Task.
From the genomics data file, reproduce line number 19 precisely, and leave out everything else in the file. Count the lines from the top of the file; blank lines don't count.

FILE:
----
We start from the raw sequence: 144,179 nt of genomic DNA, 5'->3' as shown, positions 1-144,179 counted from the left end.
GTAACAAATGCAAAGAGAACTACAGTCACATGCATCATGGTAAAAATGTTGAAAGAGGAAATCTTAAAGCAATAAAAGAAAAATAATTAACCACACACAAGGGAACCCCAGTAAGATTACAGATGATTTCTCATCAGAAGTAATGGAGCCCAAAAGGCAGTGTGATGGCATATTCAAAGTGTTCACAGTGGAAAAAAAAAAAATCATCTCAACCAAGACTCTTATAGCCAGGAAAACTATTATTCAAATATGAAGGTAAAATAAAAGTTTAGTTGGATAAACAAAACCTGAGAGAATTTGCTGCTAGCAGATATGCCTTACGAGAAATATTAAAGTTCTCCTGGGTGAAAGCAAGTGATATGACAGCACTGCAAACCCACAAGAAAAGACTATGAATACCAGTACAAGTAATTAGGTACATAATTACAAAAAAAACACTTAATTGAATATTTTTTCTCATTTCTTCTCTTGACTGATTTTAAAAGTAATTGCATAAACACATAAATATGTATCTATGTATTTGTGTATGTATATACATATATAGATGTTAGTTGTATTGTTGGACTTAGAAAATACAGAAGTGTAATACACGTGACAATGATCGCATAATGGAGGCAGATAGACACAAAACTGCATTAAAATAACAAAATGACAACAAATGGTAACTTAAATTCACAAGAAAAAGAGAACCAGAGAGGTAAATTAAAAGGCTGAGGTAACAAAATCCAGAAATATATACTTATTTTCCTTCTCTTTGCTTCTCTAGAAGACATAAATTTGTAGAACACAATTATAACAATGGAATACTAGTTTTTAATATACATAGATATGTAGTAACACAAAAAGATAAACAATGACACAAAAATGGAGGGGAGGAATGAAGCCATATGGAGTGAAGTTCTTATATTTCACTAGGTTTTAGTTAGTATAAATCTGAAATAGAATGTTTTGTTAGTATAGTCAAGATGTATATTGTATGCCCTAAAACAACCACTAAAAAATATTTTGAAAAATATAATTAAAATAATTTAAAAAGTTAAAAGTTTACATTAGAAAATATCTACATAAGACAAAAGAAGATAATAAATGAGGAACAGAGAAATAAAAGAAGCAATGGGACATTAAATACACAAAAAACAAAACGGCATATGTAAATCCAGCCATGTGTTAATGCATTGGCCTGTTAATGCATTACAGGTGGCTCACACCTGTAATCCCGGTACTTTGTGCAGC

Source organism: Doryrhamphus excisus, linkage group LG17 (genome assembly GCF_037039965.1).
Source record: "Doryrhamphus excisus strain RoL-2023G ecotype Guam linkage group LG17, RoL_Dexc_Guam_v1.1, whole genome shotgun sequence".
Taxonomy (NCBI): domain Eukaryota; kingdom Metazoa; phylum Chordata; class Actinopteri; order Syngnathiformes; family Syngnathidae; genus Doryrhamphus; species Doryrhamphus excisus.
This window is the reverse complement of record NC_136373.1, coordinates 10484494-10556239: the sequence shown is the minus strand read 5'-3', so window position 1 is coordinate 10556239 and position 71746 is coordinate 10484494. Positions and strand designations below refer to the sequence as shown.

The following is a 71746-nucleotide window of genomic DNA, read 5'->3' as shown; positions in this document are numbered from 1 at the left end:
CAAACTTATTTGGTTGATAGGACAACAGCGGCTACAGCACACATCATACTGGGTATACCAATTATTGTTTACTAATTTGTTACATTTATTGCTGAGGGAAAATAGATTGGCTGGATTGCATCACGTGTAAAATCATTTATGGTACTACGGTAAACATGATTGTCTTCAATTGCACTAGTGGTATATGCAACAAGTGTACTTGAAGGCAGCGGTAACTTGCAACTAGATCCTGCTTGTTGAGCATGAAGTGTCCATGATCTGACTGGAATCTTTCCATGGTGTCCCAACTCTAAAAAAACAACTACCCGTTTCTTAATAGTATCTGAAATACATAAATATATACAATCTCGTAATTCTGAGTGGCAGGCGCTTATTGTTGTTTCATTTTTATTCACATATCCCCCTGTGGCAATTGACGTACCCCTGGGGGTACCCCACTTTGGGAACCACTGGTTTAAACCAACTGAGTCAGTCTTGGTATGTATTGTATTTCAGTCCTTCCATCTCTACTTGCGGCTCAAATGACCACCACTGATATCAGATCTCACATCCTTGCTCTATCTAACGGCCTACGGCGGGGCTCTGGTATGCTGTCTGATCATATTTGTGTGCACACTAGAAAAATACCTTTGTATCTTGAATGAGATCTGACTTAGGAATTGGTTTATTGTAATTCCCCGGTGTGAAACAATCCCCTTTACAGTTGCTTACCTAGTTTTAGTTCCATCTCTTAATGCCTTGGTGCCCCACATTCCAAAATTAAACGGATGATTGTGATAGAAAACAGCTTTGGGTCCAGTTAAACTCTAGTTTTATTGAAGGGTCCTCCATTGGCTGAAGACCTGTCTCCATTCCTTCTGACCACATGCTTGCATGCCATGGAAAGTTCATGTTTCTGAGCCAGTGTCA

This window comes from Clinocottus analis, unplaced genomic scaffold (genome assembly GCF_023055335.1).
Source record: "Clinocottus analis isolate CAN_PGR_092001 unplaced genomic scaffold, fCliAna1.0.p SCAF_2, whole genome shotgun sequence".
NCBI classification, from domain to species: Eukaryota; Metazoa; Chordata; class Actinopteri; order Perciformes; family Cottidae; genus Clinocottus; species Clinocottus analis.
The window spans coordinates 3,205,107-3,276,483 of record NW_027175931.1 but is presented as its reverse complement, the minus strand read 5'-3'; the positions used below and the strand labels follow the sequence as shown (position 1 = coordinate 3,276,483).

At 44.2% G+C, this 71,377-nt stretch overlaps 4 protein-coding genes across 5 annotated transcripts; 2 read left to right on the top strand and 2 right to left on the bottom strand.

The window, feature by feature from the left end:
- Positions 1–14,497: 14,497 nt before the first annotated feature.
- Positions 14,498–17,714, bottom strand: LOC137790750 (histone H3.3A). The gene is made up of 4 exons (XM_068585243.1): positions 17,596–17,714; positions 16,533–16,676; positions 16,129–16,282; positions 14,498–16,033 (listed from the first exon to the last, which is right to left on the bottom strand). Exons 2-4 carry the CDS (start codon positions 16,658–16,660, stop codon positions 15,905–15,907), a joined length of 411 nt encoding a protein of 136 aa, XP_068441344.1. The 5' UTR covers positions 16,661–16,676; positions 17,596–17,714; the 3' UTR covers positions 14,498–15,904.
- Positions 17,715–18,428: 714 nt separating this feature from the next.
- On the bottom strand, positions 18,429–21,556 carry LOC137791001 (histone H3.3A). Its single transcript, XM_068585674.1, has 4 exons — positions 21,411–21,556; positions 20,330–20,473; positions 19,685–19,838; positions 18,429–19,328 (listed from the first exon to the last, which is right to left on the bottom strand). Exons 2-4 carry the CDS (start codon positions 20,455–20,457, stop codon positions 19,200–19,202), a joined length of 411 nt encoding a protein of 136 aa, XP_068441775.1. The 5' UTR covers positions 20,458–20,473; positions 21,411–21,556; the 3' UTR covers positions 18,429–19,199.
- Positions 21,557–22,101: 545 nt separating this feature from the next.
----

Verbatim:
- Positions 21,557–22,101: 545 nt separating this feature from the next.